Updated with comment from FIG Partners analyst Christopher Marinac. NEW YORK ( TheStreet) -- M&T Bank ( MTB) on Monday announced an agreement to acquire Hudson City Bancorp ( HCBK) of Paramus, N.J., for roughly $3.7 billion. Hudson City's shareholders "will receive consideration valued at 0.08403 of an M&T share in the form of either M&T stock or cash, based upon the election of each Hudson City shareholder," subject to the terms of the merger agreement, "which provides for an aggregate split of total consideration of 60% common stock of M&T and 40% cash." The deal values Hudson City at $7.22 a share, representing a 12% premium over Friday's closing price of $6.44. The purchase prices values Hudson City at 80% of its reported June 30 tangible book value of $9.08. Hudson City has been facing heavy pressure on its net interest margin in the prolonged low-rate environment, and has undergone two major balance sheet restructurings. Following a first-quarter 2011 restructuring that was forced by regulators and included the prepayment of $12.5 billion in higher-cost borrowings charges of $649.3 million, the company prepaid another $4.3 billion in borrowings during the fourth quarter of last year, resulting in $440.7 million in charges. Despite the painful transition, Hudson City's second-quarter net interest margin -- the difference between a bank's average yield on loans and investments and its average cost for deposits and wholesale borrowings -- was a stubbornly low 2.12%, declining from 2.15% in the first quarter, and 2.14% in the second quarter of 2011. With long-term rates continuing to see downward pressure, especially for Hudson City's bread-and-butter mortgage lending business, the margin pressure was bound to continue. M&T Bank of Buffalo, N.Y., has $80.8 billion in total assets, and Hudson City has $43.6 billion in assets, with 135 branches, with 97 branches in New Jersey, 29 in New York, and nine in Fairfield County, Conn. M&T will pick up $25 billion in deposits and $28 billion in loans, through the Hudson City deal. Following the merger, M&T plans to "repay approximately $13 billion of Hudson City's long-term borrowings by liquidating its comparably sized investment portfolio." M&T also said that the merger with Hudson City will be "accretive to the combined company's capital ratios, capital generation and tangible book value per share, as well as its GAAP and operating earnings per share."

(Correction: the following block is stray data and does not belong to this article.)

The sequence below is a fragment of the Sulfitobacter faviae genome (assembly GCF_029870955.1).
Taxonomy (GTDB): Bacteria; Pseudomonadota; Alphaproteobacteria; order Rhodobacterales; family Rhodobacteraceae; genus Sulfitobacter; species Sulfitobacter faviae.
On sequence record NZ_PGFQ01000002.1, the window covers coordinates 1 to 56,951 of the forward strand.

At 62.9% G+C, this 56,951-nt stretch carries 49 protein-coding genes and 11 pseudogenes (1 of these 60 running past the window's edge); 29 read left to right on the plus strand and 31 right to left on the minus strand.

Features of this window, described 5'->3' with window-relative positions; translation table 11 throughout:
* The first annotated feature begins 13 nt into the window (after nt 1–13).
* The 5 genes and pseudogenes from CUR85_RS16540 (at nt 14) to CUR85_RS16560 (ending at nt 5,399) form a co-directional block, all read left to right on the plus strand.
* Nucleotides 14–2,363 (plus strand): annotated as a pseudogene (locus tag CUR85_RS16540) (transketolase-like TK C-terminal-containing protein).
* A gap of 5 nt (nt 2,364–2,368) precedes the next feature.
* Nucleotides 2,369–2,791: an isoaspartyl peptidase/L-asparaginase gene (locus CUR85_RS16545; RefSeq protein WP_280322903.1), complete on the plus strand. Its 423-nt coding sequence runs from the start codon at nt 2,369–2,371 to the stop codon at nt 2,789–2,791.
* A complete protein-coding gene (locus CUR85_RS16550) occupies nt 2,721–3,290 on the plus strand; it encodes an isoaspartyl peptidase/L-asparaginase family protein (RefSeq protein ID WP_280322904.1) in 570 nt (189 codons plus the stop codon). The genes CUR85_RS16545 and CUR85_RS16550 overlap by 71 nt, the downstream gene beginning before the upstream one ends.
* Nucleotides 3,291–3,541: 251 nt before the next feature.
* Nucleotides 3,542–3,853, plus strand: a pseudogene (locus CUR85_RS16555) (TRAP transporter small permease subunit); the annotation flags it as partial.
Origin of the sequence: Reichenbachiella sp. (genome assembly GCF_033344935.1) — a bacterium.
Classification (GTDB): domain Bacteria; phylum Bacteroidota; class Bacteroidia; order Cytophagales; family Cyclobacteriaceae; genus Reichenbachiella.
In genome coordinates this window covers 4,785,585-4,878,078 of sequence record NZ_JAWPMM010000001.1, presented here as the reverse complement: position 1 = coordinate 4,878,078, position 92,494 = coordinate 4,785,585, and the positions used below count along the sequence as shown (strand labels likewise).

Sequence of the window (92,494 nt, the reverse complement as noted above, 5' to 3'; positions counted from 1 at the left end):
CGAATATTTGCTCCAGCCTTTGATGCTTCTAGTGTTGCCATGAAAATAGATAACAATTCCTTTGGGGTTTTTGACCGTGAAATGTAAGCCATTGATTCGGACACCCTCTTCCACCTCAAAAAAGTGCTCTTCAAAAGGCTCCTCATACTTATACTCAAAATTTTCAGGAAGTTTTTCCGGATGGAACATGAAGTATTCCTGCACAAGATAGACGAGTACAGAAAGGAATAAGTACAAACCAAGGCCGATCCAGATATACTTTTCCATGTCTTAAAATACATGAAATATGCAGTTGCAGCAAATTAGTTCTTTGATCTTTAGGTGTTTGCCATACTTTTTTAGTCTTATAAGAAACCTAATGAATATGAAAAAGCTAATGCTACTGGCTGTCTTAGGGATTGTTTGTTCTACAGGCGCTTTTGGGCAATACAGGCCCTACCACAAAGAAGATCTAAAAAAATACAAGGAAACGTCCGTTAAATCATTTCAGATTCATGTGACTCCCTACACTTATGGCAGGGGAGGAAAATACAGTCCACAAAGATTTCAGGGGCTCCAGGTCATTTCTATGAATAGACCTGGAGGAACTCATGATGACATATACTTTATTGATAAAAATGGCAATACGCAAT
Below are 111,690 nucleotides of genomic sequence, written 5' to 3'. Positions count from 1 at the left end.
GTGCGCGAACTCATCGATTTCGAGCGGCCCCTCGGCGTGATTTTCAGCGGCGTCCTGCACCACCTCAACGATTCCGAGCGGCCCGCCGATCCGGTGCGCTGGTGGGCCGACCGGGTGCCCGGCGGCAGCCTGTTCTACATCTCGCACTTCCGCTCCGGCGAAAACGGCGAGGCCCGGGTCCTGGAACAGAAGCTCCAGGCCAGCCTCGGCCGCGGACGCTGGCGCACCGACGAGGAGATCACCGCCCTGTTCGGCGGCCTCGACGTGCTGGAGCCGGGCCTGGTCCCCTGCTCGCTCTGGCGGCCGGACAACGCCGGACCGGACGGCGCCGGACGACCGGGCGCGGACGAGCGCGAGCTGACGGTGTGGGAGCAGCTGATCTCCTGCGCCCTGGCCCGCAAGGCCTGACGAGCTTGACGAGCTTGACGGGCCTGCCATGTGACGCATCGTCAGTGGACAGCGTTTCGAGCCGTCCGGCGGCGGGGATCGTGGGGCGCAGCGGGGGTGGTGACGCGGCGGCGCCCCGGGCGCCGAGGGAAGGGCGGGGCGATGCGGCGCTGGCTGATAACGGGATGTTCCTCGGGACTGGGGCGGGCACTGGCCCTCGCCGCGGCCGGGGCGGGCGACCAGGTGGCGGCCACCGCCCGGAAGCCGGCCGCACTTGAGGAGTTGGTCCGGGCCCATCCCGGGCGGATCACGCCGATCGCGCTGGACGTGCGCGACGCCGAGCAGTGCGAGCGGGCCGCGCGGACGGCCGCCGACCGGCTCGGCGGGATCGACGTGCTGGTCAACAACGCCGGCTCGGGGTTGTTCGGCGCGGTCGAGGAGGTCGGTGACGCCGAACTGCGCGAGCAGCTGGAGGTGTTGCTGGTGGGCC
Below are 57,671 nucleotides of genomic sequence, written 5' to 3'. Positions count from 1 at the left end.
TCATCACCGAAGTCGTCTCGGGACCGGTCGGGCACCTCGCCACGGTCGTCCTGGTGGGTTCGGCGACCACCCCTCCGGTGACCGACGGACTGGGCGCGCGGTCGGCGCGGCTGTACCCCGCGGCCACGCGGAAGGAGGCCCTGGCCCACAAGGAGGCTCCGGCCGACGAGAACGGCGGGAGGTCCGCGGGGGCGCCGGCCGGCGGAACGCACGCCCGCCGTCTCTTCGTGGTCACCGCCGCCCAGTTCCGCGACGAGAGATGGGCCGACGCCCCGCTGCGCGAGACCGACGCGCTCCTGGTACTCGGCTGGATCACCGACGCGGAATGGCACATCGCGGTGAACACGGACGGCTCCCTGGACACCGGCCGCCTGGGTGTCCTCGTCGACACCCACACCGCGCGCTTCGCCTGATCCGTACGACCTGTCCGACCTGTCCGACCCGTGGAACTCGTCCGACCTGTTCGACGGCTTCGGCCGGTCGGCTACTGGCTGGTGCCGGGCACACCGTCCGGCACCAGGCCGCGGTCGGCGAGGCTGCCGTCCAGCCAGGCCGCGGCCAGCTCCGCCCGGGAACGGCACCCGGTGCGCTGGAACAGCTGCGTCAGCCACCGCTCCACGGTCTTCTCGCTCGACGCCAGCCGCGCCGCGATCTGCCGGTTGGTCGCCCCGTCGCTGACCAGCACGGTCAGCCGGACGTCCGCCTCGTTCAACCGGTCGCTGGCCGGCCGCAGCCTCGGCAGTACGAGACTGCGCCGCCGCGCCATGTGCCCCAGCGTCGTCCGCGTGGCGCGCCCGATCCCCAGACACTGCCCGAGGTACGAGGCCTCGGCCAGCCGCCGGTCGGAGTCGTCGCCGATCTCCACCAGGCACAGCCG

M&T Bank CEO Robert Wilmers said "as a thrift, Hudson City focused primarily on deposits and mortgages. M&T will build on Hudson City's loyal customer base to create a comprehensive community banking franchise that provides a full range of checking and savings accounts, debit and credit cards, home equity loans and other lending options, plus small business and commercial banking services and our premier wealth management and corporate trust solutions through Wilmington Trust," which M&T acquired in May 2011. Hudson City CEO Ronald Hermance said that "Hudson City recently embarked on a diversification of our product lines and our balance sheet," and that "as we combine Hudson City's attractive retail network with M&T's full service commercial banking suite, our stakeholders will participate in the growth of one of the nation's strongest and most successful banking franchises." After the merger is completed, Hermance will remain as a board member for the combined holding company and its main banking subsidiary. The merger is subject to regulatory approval and votes by both companies' shareholders. JPMorgan Chase ( JPM) acted as Hudson City's financial advisor in negotiating the deal. FIG Partners analyst Christopher Marinac calls the Hudson City acquisition "a wonderful deal for M&T." Discussing the below-book-value takeout, Marinac says "in the late 90s you had a lot of very expensive deals," at high premiums to book value. "Today the pricing and mechanics of the deals are significaantly different," because of mark-to-market accounting. "You have to mark the assets and liabilities to fair value, which limits what the buyer will pay," the analyst says. With such a large acquisition not requiring an offering of common shares, while also increasing the combined company's capital ratios, Marinac says "It is definitely a stroke of discipline for M&T."